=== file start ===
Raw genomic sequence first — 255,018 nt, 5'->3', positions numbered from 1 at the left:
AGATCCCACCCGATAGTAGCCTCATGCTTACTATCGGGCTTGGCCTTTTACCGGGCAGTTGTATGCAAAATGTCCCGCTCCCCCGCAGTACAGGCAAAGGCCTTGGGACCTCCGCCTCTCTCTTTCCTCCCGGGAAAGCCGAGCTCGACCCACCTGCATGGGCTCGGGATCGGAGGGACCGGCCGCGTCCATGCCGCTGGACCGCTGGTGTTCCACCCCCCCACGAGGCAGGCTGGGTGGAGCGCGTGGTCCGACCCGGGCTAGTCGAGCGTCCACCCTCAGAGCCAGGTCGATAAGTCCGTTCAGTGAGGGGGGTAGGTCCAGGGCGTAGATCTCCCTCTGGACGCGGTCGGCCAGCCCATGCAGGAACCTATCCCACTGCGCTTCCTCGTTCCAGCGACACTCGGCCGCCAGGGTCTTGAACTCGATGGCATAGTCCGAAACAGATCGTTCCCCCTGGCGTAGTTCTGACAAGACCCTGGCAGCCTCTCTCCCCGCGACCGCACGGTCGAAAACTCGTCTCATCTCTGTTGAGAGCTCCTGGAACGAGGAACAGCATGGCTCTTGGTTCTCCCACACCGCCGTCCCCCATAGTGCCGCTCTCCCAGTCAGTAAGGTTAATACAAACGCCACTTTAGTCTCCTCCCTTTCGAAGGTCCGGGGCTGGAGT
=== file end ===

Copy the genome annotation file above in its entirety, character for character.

Raw genomic sequence first — 255,018 nt, 5'->3', positions numbered from 1 at the left:
AGATCCCACCCGATAGTAGCCTCATGCTTACTATCGGGCTTGGCCTTTTACCGGGCAGTTGTATGCAAAATGTCCCGCTCCCCCGCAGTACAGGCAAAGGCCTTGGGACCTCCGCCTCTCTCTTTCCTCCCGGGAAAGCCGAGCTCGACCCACCTGCATGGGCTCGGGATCGGAGGGACCGGCCGCGTCCATGCCGCTGGACCGCTGGTGTTCCACCCCCCCACGAGGCAGGCTGGGTGGAGCGCGTGGTCCGACCCGGGCTAGTCGAGCGTCCACCCTCAGAGCCAGGTCGATAAGTCCGTTCAGTGAGGGGGGTAGGTCCAGGGCGTAGATCTCCCTCTGGACGCGGTCGGCCAGCCCATGCAGGAACCTATCCCACTGCGCTTCCTCGTTCCAGCGACACTCGGCCGCCAGGGTCTTGAACTCGATGGCATAGTCCGAAACAGATCGTTCCCCCTGGCGTAGTTCTGACAAGACCCTGGCAGCCTCTCTCCCCGCGACCGCACGGTCGAAAACTCGTCTCATCTCTGTTGAGAGCTCCTGGAACGAGGAACAGCATGGCTCTTGGTTCTCCCACACCGCCGTCCCCCATAGTGCCGCTCTCCCAGTCAGTAAGGTTAATACAAACGCCACTTTAGTCTCCTCCCTTTCGAAGGTCCGGGGCTGGAGT